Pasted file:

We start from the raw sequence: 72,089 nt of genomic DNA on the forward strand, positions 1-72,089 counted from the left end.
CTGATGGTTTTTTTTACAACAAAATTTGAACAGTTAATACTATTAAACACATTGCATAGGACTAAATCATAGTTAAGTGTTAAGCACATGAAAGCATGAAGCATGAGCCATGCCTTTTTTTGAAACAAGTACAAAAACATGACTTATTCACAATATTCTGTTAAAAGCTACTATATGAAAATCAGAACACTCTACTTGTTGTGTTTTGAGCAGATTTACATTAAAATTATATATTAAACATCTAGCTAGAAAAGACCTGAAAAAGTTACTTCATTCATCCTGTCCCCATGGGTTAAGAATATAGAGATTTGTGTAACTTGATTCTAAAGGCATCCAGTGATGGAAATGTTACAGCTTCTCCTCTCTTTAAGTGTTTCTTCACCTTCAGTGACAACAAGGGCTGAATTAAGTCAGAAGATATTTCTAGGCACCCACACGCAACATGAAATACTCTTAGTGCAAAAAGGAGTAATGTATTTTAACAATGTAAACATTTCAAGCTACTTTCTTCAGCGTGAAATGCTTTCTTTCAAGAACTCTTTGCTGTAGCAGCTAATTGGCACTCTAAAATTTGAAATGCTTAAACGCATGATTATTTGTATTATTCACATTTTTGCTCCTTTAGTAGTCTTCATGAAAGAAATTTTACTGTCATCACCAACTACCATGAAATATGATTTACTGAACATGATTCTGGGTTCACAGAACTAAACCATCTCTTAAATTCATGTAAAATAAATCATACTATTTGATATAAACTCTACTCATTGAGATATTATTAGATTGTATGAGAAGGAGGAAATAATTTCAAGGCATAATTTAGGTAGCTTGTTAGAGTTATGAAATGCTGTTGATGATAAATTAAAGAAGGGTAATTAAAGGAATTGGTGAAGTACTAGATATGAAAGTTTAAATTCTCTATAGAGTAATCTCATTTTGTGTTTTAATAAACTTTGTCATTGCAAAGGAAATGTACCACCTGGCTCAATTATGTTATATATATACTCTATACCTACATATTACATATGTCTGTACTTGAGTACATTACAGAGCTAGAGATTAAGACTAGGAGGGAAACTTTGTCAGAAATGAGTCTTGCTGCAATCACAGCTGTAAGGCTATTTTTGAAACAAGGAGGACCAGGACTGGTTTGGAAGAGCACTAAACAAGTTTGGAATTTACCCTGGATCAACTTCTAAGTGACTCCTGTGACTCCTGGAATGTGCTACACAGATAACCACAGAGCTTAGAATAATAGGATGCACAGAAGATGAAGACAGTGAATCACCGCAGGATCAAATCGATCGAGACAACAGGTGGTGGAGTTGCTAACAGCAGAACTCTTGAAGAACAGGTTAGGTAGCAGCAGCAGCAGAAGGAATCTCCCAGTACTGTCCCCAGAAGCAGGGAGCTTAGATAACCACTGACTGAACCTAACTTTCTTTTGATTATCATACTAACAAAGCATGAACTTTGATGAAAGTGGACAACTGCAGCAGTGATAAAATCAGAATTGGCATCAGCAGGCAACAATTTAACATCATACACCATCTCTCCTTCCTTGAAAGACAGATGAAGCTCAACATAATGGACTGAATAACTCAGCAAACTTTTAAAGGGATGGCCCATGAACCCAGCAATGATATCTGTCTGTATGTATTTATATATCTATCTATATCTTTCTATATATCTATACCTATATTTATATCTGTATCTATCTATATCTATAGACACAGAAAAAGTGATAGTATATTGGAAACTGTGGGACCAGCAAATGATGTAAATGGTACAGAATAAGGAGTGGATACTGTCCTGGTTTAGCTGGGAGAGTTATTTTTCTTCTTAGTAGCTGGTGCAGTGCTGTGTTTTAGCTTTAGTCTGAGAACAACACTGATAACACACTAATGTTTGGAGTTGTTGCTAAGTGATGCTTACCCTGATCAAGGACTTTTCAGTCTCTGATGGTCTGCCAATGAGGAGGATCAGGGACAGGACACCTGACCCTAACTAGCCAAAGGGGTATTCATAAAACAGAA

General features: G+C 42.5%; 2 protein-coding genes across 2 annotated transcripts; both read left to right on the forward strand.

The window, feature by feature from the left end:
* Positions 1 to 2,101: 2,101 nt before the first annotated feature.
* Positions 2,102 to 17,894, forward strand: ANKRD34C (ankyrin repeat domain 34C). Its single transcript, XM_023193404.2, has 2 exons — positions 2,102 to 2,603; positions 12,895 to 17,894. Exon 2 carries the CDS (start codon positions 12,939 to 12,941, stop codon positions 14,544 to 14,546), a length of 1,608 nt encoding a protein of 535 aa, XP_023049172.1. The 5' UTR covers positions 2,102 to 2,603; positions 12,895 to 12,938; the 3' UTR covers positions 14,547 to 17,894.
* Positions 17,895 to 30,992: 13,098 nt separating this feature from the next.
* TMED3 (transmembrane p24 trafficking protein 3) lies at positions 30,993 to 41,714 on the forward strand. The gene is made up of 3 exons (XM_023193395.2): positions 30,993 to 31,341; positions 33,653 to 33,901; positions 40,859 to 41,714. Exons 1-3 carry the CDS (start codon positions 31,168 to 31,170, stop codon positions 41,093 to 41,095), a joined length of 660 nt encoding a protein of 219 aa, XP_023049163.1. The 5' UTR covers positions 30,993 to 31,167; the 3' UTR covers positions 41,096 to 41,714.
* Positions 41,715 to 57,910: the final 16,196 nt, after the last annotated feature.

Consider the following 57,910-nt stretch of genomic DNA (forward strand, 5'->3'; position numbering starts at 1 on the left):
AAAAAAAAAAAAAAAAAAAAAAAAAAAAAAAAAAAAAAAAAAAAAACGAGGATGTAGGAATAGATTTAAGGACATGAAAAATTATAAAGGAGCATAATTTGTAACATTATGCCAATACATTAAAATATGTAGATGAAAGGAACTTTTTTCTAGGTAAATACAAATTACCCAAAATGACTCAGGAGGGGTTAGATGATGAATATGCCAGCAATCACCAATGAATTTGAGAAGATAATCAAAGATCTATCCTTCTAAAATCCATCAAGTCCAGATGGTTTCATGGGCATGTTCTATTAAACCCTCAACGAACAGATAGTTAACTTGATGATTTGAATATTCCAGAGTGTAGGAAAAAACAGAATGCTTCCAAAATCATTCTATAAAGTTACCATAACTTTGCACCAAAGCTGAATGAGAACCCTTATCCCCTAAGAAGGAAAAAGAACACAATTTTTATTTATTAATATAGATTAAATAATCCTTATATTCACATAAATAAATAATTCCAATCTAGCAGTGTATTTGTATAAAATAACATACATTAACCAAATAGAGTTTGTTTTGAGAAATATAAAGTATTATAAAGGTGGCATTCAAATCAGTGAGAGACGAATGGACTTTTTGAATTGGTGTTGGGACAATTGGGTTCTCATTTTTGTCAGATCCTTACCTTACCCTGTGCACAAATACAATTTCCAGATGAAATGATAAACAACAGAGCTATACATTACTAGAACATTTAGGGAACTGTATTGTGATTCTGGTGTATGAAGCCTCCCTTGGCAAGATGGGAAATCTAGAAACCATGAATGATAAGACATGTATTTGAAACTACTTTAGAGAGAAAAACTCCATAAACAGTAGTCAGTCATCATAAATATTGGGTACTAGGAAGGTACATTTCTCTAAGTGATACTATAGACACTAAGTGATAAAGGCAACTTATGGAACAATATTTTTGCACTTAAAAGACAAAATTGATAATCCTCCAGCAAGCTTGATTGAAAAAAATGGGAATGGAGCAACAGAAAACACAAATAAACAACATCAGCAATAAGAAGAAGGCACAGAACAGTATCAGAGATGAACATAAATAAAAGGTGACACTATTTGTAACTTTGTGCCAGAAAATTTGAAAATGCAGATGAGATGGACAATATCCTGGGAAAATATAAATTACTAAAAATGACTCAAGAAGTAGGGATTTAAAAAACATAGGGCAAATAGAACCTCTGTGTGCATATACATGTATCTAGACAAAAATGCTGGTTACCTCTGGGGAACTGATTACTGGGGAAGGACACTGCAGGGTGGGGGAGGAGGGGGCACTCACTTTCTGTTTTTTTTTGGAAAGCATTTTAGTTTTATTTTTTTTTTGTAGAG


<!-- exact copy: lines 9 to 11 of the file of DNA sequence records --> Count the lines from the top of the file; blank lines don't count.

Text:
* Positions 41,715 to 57,910: the final 16,196 nt, after the last annotated feature.

Consider the following 57,910-nt stretch of genomic DNA (forward strand, 5'->3'; position numbering starts at 1 on the left):
AAAAAAAAAAAAAAAAAAAAAAAAAAAAAAAAAAAAAAAAAAAAAACGAGGATGTAGGAATAGATTTAAGGACATGAAAAATTATAAAGGAGCATAATTTGTAACATTATGCCAATACATTAAAATATGTAGATGAAAGGAACTTTTTTCTAGGTAAATACAAATTACCCAAAATGACTCAGGAGGGGTTAGATGATGAATATGCCAGCAATCACCAATGAATTTGAGAAGATAATCAAAGATCTATCCTTCTAAAATCCATCAAGTCCAGATGGTTTCATGGGCATGTTCTATTAAACCCTCAACGAACAGATAGTTAACTTGATGATTTGAATATTCCAGAGTGTAGGAAAAAACAGAATGCTTCCAAAATCATTCTATAAAGTTACCATAACTTTGCACCAAAGCTGAATGAGAACCCTTATCCCCTAAGAAGGAAAAAGAACACAATTTTTATTTATTAATATAGATTAAATAATCCTTATATTCACATAAATAAATAATTCCAATCTAGCAGTGTATTTGTATAAAATAACATACATTAACCAAATAGAGTTTGTTTTGAGAAATATAAAGTATTATAAAGGTGGCATTCAAATCAGTGAGAGACGAATGGACTTTTTGAATTGGTGTTGGGACAATTGGGTTCTCATTTTTGTCAGATCCTTACCTTACCCTGTGCACAAATACAATTTCCAGATGAAATGATAAACAACAGAGCTATACATTACTAGAACATTTAGGGAACTGTATTGTGATTCTGGTGTATGAAGCCTCCCTTGGCAAGATGGGAAATCTAGAAACCATGAATGATAAGACATGTATTTGAAACTACTTTAGAGAGAAAAACTCCATAAACAGTAGTCAGTCATCATAAATATTGGGTACTAGGAAGGTACATTTCTCTAAGTGATACTATAGACACTAAGTGATAAAGGCAACTTATGGAACAATATTTTTGCACTTAAAAGACAAAATTGATAATCCTCCAGCAAGCTTGATTGAAAAAAATGGGAATGGAGCAACAGAAAACACAAATAAACAACATCAGCAATAAGAAGAAGGCACAGAACAGTATCAGAGATGAACATAAATAAAAGGTGACACTATTTGTAACTTTGTGCCAGAAAATTTGAAAATGCAGATGAGATGGACAATATCCTGGGAAAATATAAATTACTAAAAATGACTCAAGAAGTAGGGATTTAAAAAACATAGGGCAAATAGAACCTCTGTGTGCATATACATGTATCTAGACAAAAATGCTGGTTACCTCTGGGGAACTGATTACTGGGGAAGGACACTGCAGGGTGGGGGAGGAGGGGGCACTCACTTTCTGTTTTTTTTTGGAAAGCATTTTAGTTTTATTTTTTTTTTGTAGAG